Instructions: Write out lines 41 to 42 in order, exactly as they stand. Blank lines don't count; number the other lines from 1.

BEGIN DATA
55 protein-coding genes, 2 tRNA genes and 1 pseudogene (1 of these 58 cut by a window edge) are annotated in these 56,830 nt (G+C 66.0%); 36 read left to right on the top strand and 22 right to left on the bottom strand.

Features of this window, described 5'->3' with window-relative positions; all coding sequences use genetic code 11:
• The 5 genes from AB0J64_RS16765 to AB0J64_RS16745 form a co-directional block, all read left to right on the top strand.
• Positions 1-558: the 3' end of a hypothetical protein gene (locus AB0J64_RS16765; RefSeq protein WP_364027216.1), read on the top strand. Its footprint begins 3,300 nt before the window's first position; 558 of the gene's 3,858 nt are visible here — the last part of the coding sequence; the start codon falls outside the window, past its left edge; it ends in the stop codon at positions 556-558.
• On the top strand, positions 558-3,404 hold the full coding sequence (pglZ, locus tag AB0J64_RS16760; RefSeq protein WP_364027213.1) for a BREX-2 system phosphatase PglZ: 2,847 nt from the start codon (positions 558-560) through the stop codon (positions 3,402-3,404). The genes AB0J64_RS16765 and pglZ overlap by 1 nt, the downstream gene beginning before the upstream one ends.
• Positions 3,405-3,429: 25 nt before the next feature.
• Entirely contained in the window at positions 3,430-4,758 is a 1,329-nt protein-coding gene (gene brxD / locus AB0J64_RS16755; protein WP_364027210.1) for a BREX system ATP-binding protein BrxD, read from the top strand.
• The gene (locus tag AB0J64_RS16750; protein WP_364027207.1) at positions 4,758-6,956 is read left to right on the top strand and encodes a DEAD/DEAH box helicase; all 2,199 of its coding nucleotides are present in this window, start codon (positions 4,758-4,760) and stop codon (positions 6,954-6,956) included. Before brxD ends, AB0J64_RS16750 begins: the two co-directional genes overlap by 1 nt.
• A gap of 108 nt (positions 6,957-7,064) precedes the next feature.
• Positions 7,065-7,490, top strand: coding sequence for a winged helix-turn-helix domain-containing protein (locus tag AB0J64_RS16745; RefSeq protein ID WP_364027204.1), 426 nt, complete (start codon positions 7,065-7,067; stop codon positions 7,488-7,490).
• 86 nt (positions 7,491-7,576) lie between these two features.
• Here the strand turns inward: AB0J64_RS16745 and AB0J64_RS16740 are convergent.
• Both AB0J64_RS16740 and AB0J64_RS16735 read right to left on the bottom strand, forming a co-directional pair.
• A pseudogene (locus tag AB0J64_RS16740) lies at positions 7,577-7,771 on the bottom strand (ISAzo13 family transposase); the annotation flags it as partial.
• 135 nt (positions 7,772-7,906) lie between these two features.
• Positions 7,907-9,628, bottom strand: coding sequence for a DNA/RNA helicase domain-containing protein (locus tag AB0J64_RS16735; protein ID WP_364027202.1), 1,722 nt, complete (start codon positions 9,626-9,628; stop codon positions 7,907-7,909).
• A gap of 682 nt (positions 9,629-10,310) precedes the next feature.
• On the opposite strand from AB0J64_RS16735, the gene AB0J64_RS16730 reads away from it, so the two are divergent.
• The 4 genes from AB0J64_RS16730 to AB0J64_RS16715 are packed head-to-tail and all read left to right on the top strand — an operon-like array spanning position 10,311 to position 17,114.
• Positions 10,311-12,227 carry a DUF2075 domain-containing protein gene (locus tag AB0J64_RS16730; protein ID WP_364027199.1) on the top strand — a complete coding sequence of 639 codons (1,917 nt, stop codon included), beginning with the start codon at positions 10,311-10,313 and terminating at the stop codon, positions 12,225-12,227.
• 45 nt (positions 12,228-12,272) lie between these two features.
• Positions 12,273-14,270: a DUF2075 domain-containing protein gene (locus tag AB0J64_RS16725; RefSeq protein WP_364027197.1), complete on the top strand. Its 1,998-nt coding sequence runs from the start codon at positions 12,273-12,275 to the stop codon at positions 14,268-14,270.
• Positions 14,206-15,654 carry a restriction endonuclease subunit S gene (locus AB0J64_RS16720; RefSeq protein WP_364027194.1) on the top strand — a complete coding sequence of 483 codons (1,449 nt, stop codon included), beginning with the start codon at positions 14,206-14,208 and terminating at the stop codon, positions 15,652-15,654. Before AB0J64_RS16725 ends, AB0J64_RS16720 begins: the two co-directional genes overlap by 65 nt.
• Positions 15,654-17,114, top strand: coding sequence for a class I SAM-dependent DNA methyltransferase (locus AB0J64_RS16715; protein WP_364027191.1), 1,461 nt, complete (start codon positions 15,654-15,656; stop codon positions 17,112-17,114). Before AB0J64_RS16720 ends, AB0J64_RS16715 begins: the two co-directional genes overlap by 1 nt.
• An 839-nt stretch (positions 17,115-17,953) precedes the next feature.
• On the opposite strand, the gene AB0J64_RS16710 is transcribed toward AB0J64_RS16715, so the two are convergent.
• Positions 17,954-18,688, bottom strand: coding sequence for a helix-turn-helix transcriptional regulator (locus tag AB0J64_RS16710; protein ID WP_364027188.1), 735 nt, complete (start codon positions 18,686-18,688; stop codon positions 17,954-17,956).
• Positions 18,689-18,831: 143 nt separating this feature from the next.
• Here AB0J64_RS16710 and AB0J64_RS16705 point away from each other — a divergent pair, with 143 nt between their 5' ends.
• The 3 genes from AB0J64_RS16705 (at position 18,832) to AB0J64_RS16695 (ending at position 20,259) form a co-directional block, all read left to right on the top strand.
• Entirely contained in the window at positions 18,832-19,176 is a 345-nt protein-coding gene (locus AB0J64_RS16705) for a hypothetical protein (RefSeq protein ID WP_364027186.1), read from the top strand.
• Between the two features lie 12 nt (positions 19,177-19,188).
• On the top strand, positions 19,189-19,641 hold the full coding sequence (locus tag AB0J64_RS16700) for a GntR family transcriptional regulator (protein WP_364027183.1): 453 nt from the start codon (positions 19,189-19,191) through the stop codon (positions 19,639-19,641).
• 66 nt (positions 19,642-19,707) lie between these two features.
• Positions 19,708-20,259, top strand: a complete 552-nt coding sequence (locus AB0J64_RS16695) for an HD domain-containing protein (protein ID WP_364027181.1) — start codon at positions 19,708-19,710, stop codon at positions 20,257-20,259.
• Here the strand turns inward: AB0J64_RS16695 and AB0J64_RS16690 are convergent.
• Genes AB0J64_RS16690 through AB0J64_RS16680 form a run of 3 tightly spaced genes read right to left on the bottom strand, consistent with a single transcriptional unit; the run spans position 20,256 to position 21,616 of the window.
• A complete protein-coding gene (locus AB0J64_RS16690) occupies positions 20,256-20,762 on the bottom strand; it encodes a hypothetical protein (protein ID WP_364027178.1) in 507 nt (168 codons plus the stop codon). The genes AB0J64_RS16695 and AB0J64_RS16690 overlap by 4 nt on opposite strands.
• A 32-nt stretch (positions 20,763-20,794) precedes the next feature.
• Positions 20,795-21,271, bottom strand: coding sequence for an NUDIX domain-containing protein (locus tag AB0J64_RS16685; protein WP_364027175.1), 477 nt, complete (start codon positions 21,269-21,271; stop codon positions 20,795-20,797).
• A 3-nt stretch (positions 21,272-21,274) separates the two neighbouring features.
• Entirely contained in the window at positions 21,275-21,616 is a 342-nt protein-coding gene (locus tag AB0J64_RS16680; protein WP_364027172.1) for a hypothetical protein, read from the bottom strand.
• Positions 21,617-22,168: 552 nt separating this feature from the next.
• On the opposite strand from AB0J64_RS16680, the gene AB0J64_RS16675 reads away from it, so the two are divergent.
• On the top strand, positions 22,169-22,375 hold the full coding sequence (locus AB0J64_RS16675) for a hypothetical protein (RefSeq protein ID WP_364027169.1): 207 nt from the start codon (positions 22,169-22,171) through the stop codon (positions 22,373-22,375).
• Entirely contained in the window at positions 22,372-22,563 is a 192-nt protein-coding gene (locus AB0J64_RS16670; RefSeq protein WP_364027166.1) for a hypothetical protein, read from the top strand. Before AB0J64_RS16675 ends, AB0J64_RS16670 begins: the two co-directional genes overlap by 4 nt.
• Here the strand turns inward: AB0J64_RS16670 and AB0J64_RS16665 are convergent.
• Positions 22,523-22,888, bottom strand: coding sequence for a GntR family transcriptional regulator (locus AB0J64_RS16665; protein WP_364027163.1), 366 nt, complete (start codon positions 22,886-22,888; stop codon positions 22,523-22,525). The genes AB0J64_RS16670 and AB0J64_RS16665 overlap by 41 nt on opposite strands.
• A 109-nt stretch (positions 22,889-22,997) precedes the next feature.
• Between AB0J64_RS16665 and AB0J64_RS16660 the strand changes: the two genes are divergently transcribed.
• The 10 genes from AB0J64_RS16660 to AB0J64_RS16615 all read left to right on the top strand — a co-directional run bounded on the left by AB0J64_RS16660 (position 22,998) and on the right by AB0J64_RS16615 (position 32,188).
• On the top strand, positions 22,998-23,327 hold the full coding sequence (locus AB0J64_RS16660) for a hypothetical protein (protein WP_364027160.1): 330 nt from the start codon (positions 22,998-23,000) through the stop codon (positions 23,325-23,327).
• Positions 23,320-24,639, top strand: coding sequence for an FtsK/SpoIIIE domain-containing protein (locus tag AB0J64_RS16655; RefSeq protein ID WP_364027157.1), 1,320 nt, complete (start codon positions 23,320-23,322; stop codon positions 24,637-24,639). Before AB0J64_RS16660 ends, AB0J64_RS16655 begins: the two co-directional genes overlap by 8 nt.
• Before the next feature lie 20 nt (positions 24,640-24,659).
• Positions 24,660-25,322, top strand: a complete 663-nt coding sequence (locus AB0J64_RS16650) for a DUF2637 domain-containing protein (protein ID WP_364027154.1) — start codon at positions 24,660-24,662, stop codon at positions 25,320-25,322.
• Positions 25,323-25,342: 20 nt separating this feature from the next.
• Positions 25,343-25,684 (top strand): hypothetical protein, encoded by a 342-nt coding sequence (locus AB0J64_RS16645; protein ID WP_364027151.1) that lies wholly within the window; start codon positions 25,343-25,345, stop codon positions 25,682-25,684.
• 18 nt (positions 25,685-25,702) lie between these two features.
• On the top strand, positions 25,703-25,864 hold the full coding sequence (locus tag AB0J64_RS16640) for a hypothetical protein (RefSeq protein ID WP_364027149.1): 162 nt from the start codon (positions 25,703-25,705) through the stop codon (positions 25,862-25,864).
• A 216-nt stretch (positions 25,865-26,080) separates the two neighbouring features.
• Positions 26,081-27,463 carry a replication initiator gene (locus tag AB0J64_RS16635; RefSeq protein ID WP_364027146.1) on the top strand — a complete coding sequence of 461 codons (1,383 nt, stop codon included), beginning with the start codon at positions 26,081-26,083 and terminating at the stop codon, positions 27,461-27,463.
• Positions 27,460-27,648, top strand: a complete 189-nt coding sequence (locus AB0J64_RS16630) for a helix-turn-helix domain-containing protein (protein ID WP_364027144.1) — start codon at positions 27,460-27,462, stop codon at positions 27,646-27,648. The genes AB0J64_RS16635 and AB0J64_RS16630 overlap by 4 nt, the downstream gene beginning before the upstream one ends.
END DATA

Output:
• A 3-nt stretch (positions 21,272-21,274) separates the two neighbouring features.
• Entirely contained in the window at positions 21,275-21,616 is a 342-nt protein-coding gene (locus tag AB0J64_RS16680; protein WP_364027172.1) for a hypothetical protein, read from the bottom strand.